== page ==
Dining » Dining Review

Two high fives plus one


On most Sundays, Crystal Bridges' Eleven is slammed around midday. And why not? The food is delicious and reasonably priced, the space is breezy and inviting, and you're seated in the shadow of Claes Oldenburg's 1975 "Alphabet/Good Humor" — three feet of pink cartoon letter/intestines, mounted on a popsicle stick. It's a unique experience, tempered by a few (slightly) annoying pitfalls.

You'll have to wait in line to order. It's a long line, but it'll move quicker than you think. You'll take a seat and wait for the staff to bring your food. You'll wait longer here than you waited in line. You'll need to order dessert, adult beverages (a very limited selection of beer and wine) or coffee up front, or either join that line again. There's no "after the crowds clear," because the restaurant closes at 2:30 p.m. If you need a soda refill, you'll have to muscle past the line and gesticulate wildly to attract the attention of an overwhelmed cashier. You'll feel obnoxious and apologetic for having to do this.

But you'll forget all of that when you bite into what is among Arkansas's most perfect burgers. Don't let your prejudices (you know, the idea that a burger is bit rustic for an art museum) derail you. The Eleven Burger ($8) is high-quality beef, nestled on a thick homemade bun and dripping with buttery Havarti cheese and melded juices. The beef is coarsely-ground, which unlocks its inherent flavor and gives it a gamey edge. Ultimately, the meat tastes a lot like venison or buffalo. (We've heard that the chef prepares his own rub, and we wish he would bottle and sell it.) The crusty bun is lightly spread with a sweet peppercorn mayonnaise and dressed with tomato and pepperoncini. Our only complaint is the side of fruit — unfortunately, we can't get too excited about a clump of green grapes and a barely ripe strawberry.

Eleven's lunch menu is brief, which means vegetarian options are limited. The Prairie Wrap ($9), with white bean hummus and an abundance of purple and green leafiness, is adequate but less than thrilling. At least it tasted fresh. Toss some cucumber with your leaves, douse it in gritty tahini (dolled up with quinoa flakes), and roll it in a soft wheat shell, and there you have it. Nothing offensive, but next time we'll just go with the Autumn Harvest salad, hold the chicken please.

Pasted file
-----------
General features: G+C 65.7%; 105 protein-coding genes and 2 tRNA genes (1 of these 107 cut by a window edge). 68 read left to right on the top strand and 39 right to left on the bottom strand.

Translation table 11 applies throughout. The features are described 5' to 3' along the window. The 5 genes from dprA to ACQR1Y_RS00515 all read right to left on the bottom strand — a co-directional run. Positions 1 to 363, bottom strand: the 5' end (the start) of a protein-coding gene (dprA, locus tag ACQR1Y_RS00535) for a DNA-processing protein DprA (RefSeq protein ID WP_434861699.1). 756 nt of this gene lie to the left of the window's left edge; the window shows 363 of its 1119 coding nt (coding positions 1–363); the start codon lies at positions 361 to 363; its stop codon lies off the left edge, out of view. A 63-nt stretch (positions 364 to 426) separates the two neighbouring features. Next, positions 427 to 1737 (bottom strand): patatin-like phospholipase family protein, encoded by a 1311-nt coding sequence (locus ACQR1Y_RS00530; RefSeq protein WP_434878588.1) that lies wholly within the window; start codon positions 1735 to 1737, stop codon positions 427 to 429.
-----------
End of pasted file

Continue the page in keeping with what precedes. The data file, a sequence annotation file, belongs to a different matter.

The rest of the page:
The Autumn Harvest ($9) is big enough to share. It starts with the earthiness we just met in the Prairie Wrap, but it offers a more satisfying play of light and heavy flavors. The dried blueberries bring a welcome chewiness, and the green apples are tart and crisp. Top it off with toasted pecans, sharp, crumbled chevre and tangy-sweet maple balsamic dressing, and you have one fantastic salad experience.

Now we've come to the Shrimp and Grits ($12), the true standout of our meal. Like the beef, the grits are coarse-ground. We think the chef is onto something, because these are some of the most luscious grits we've ever had. We usually consider grits a carrier for other flavors, but at Eleven, the grits themselves are showstoppers. They're tender, thick and cheddar-cheesy, and we could actually taste the corn. And we usually eschew shrimp, but these are large, succulent, mild and, despite our distance from the Gulf, fresh tasting. They're sauteed in a creamy Worcestershire sauce, with a smooth, oily texture and a wood-smoke flavor that resonates throughout the dish. There's something about Eleven's Shrimp and Grits that make you feel warm, content and maybe even a little blissfully silly. And that's a something we hope to repeat, as often as our northerly travels allow.

Crystal Bridges is open for dinner on Wednesdays and Fridays. There's table service and of course, the entrees are more pricier (though the priciest item is only $24, for the Eleven Beef Filet).


600 Museum Way



Quick bite

Try the deserts. We polished off an excellent Mocha Cupcake with the airiest icing you'll ever encounter, and the Double-wide Cookie is a house special. It's your classic peanut-butter offering, with the not so classic additions of crushed cereals and potato chips. It's a kid-friendly twist on the sweet and salty dessert trend.


11a.m. to 2:30 p.m. Sunday and Monday, 11 a.m. to 2:30 p.m. and 5 to 9 p.m. Wednesday and Friday, 11 a.m. to 4 p.m. Saturday; closed Tuesday and Thursday.

Other info

Beer and wine, all CC accepted.

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